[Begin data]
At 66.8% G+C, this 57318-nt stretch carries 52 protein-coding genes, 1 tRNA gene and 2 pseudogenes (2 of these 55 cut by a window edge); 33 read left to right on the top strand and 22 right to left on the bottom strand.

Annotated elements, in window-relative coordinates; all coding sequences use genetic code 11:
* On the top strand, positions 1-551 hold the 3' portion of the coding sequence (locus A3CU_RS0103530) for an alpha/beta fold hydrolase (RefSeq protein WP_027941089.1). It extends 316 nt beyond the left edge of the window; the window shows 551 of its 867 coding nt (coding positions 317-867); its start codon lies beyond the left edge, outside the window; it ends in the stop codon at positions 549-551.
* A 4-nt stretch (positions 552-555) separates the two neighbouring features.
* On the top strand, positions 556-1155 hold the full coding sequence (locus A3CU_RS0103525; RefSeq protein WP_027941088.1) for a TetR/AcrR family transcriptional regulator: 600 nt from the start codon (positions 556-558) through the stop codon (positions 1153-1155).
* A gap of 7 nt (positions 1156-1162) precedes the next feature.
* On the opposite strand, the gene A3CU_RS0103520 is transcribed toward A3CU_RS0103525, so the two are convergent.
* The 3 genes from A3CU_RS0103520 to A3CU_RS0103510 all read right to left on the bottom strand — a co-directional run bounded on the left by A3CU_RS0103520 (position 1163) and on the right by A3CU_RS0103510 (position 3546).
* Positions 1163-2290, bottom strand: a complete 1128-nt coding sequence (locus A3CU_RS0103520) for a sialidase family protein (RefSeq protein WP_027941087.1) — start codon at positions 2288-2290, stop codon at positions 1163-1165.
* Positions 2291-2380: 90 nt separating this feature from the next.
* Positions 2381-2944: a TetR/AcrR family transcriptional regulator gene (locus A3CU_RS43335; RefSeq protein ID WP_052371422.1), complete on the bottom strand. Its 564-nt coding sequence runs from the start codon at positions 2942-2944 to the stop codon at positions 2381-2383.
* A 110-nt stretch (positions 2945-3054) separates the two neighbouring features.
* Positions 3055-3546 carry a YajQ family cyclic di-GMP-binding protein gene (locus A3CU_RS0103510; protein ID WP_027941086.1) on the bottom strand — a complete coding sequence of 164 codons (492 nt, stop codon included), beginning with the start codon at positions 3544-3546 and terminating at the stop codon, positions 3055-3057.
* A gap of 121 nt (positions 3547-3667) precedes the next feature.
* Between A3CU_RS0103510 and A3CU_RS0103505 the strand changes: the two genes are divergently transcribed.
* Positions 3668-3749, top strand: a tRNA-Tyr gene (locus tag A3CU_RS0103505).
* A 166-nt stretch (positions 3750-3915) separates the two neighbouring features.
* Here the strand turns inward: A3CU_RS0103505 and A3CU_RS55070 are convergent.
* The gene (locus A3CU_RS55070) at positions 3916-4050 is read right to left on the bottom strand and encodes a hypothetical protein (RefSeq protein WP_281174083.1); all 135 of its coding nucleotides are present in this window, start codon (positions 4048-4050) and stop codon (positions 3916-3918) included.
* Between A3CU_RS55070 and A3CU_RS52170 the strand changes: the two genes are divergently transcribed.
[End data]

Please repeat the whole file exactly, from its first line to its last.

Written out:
At 66.8% G+C, this 57318-nt stretch carries 52 protein-coding genes, 1 tRNA gene and 2 pseudogenes (2 of these 55 cut by a window edge); 33 read left to right on the top strand and 22 right to left on the bottom strand.

Annotated elements, in window-relative coordinates; all coding sequences use genetic code 11:
* On the top strand, positions 1-551 hold the 3' portion of the coding sequence (locus A3CU_RS0103530) for an alpha/beta fold hydrolase (RefSeq protein WP_027941089.1). It extends 316 nt beyond the left edge of the window; the window shows 551 of its 867 coding nt (coding positions 317-867); its start codon lies beyond the left edge, outside the window; it ends in the stop codon at positions 549-551.
* A 4-nt stretch (positions 552-555) separates the two neighbouring features.
* On the top strand, positions 556-1155 hold the full coding sequence (locus A3CU_RS0103525; RefSeq protein WP_027941088.1) for a TetR/AcrR family transcriptional regulator: 600 nt from the start codon (positions 556-558) through the stop codon (positions 1153-1155).
* A gap of 7 nt (positions 1156-1162) precedes the next feature.
* On the opposite strand, the gene A3CU_RS0103520 is transcribed toward A3CU_RS0103525, so the two are convergent.
* The 3 genes from A3CU_RS0103520 to A3CU_RS0103510 all read right to left on the bottom strand — a co-directional run bounded on the left by A3CU_RS0103520 (position 1163) and on the right by A3CU_RS0103510 (position 3546).
* Positions 1163-2290, bottom strand: a complete 1128-nt coding sequence (locus A3CU_RS0103520) for a sialidase family protein (RefSeq protein WP_027941087.1) — start codon at positions 2288-2290, stop codon at positions 1163-1165.
* Positions 2291-2380: 90 nt separating this feature from the next.
* Positions 2381-2944: a TetR/AcrR family transcriptional regulator gene (locus A3CU_RS43335; RefSeq protein ID WP_052371422.1), complete on the bottom strand. Its 564-nt coding sequence runs from the start codon at positions 2942-2944 to the stop codon at positions 2381-2383.
* A 110-nt stretch (positions 2945-3054) separates the two neighbouring features.
* Positions 3055-3546 carry a YajQ family cyclic di-GMP-binding protein gene (locus A3CU_RS0103510; protein ID WP_027941086.1) on the bottom strand — a complete coding sequence of 164 codons (492 nt, stop codon included), beginning with the start codon at positions 3544-3546 and terminating at the stop codon, positions 3055-3057.
* A gap of 121 nt (positions 3547-3667) precedes the next feature.
* Between A3CU_RS0103510 and A3CU_RS0103505 the strand changes: the two genes are divergently transcribed.
* Positions 3668-3749, top strand: a tRNA-Tyr gene (locus tag A3CU_RS0103505).
* A 166-nt stretch (positions 3750-3915) separates the two neighbouring features.
* Here the strand turns inward: A3CU_RS0103505 and A3CU_RS55070 are convergent.
* The gene (locus A3CU_RS55070) at positions 3916-4050 is read right to left on the bottom strand and encodes a hypothetical protein (RefSeq protein WP_281174083.1); all 135 of its coding nucleotides are present in this window, start codon (positions 4048-4050) and stop codon (positions 3916-3918) included.
* Between A3CU_RS55070 and A3CU_RS52170 the strand changes: the two genes are divergently transcribed.